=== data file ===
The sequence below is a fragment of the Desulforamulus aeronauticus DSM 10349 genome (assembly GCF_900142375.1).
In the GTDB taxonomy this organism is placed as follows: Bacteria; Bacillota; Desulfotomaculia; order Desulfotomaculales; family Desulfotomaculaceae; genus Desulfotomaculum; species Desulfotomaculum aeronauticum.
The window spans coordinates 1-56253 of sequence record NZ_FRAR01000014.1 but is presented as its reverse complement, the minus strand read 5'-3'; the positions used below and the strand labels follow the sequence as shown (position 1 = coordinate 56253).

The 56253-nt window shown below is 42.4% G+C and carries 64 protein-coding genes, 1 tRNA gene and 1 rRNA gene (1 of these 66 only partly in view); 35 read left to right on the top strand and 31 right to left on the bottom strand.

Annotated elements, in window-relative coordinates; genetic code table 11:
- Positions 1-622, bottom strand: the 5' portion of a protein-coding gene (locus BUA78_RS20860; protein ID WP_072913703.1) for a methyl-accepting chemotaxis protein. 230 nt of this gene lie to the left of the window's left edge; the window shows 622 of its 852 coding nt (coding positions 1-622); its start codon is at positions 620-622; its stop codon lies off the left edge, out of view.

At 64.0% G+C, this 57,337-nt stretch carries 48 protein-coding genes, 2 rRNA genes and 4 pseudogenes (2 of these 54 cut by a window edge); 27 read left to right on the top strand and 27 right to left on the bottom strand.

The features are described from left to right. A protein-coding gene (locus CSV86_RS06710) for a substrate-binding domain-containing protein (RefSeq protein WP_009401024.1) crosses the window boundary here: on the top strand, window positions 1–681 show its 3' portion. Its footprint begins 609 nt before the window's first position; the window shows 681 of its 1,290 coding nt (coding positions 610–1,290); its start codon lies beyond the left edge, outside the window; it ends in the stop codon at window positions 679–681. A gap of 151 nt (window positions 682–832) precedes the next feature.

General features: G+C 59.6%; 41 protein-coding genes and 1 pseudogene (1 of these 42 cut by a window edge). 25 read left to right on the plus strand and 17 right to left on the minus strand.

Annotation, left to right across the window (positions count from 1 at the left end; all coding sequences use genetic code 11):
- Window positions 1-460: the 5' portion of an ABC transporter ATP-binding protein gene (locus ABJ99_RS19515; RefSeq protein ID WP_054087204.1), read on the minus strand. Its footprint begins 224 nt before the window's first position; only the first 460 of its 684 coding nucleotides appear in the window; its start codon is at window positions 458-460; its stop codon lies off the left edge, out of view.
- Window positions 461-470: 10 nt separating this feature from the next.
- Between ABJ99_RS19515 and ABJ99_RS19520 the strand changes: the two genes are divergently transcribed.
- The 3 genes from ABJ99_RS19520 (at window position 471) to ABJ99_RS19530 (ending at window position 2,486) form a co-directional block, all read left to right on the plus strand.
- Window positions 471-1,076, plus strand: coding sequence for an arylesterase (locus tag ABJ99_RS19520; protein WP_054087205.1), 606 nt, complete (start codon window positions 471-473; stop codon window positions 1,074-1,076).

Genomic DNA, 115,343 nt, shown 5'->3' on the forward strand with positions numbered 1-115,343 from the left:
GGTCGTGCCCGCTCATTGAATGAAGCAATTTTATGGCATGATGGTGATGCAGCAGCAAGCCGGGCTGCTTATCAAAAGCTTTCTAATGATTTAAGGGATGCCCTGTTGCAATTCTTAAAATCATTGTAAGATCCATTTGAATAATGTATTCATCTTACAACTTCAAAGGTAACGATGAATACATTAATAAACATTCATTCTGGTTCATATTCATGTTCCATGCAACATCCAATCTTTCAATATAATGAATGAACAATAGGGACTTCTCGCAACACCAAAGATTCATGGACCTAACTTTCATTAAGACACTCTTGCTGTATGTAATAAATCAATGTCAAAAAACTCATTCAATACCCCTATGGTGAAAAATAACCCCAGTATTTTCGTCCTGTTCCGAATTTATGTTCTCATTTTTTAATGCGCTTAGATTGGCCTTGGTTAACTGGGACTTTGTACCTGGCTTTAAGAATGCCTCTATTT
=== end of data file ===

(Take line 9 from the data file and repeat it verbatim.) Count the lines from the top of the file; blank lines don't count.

General features: G+C 59.6%; 41 protein-coding genes and 1 pseudogene (1 of these 42 cut by a window edge). 25 read left to right on the plus strand and 17 right to left on the minus strand.